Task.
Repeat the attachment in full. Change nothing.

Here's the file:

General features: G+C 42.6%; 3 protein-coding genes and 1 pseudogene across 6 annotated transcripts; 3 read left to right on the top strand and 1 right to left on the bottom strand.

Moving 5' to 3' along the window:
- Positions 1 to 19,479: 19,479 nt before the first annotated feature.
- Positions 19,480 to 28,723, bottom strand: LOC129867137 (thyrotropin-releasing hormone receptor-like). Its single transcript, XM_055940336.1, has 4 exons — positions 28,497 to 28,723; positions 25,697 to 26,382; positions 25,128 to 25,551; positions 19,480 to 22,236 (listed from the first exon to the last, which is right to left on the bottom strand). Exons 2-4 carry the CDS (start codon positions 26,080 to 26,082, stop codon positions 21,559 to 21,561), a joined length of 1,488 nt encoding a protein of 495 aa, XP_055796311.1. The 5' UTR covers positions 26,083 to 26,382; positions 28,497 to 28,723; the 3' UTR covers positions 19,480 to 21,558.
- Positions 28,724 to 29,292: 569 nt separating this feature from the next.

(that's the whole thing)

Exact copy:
General features: G+C 42.6%; 3 protein-coding genes and 1 pseudogene across 6 annotated transcripts; 3 read left to right on the top strand and 1 right to left on the bottom strand.

Moving 5' to 3' along the window:
- Positions 1 to 19,479: 19,479 nt before the first annotated feature.
- Positions 19,480 to 28,723, bottom strand: LOC129867137 (thyrotropin-releasing hormone receptor-like). Its single transcript, XM_055940336.1, has 4 exons — positions 28,497 to 28,723; positions 25,697 to 26,382; positions 25,128 to 25,551; positions 19,480 to 22,236 (listed from the first exon to the last, which is right to left on the bottom strand). Exons 2-4 carry the CDS (start codon positions 26,080 to 26,082, stop codon positions 21,559 to 21,561), a joined length of 1,488 nt encoding a protein of 495 aa, XP_055796311.1. The 5' UTR covers positions 26,083 to 26,382; positions 28,497 to 28,723; the 3' UTR covers positions 19,480 to 21,558.
- Positions 28,724 to 29,292: 569 nt separating this feature from the next.